Picture the scene: You’re at home with your feet up, watching Crufts. It’s one of the high points of the competition – the close heel work displays. As you watch a respectable looking middle aged lady dressed as a squaw go through a flawless routine with a border collie wearing a cute cowboy hat and bandana, you hear the sound of something being chewed. It’s your pet dog making short work of your brand new Nike Assassins. Despite your commands for him to stop, he takes them into the corner of the room to finish the job. Meanwhile, the collie on the TV is executing an exquisite pirouette, and you’re rolling your eyes so much that they’re in danger of unscrewing and falling to the floor, you wonder why your dog can’t be that well behaved.
It’s understandable to be at a loss at where to begin to train your dog to that standard. In truth, it’s incredibly difficult, and it takes and experienced dog trainer many man-hours to make it that far. However, if you would just like your pooch to stop chewing your expensive new trainers on command, you can take a leaf out of their book with a dog training device called a clicker.
As its name suggests, a clicker clicks. It’s a small piece of metal in a plastic housing, which makes a noise similar to the old ‘pop-o-matic’ dice on games like Frustration. It makes a sharp sound, which makes it an excellent conditioned response re-enforcer.
When you speak to your dog, you will sound pretty much like the teacher in the Charlie Brown cartoons to him. He will take more notice of your tone rather than what you actually say. This means that even when you say something encouraging to him, its meaning can be lost if you are tired, distracted or have a mouth full of Cornish pasty. A clicker makes a short, consistent sound, and when used with a dog toy or some other treat, is great for training your dog.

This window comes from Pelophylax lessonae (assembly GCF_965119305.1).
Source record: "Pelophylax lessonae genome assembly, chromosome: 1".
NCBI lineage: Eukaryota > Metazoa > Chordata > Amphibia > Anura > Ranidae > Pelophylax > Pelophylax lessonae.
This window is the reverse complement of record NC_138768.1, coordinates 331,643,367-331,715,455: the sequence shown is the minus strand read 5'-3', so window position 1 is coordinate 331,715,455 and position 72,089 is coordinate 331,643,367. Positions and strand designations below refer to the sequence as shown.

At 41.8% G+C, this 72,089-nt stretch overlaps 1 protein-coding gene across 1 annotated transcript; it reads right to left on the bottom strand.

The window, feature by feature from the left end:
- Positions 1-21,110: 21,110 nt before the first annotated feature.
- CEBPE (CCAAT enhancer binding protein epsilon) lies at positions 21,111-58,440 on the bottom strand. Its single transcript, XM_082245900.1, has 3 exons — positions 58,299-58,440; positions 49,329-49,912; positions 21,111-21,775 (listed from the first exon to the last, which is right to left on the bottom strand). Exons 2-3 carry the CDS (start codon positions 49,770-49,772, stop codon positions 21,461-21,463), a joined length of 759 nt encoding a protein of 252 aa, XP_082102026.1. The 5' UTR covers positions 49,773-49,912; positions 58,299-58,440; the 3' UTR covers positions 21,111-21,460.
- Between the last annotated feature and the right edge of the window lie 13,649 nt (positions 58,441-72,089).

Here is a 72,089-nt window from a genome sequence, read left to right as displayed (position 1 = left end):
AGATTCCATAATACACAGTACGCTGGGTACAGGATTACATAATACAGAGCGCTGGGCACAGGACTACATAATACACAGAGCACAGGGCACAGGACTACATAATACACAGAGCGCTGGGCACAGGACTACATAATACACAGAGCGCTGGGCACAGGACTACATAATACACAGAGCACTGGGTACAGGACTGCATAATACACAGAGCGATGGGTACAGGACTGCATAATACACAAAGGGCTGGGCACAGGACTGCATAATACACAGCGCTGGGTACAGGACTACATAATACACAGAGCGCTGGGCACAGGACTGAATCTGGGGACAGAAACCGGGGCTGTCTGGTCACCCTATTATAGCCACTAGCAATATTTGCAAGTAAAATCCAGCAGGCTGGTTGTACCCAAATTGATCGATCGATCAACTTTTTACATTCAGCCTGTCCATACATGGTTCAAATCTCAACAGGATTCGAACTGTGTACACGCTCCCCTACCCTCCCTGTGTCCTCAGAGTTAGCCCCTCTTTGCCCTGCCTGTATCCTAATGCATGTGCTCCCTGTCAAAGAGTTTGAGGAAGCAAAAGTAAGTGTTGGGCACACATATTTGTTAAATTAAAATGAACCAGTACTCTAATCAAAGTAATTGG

It works like this: you wait until your pet does something you want him to do, such as sit. When he does this, you click, and you give him some positive reinforcement such as a treat or a scratch behind the ear. Your dog will try and work out what he did to elicit this affection. When he sits again, repeat the click and the treat. He’ll quickly do some canine calculations: click + sit = treat.
The next step is to add a verbal command to sit. Only click and dispense a treat when he sits after you have given this verbal cue. With a little patience, he will respond to the command without the need for a click.
Of course, this is just the beginning of training your dog using a clicker. You will need to dedicate a lot of time before you’re busting some moves with your pooch on TV, but it’s a start. Pretty soon, your pet will obey a range of basic commands and, for many dog owners, this will be more than enough.
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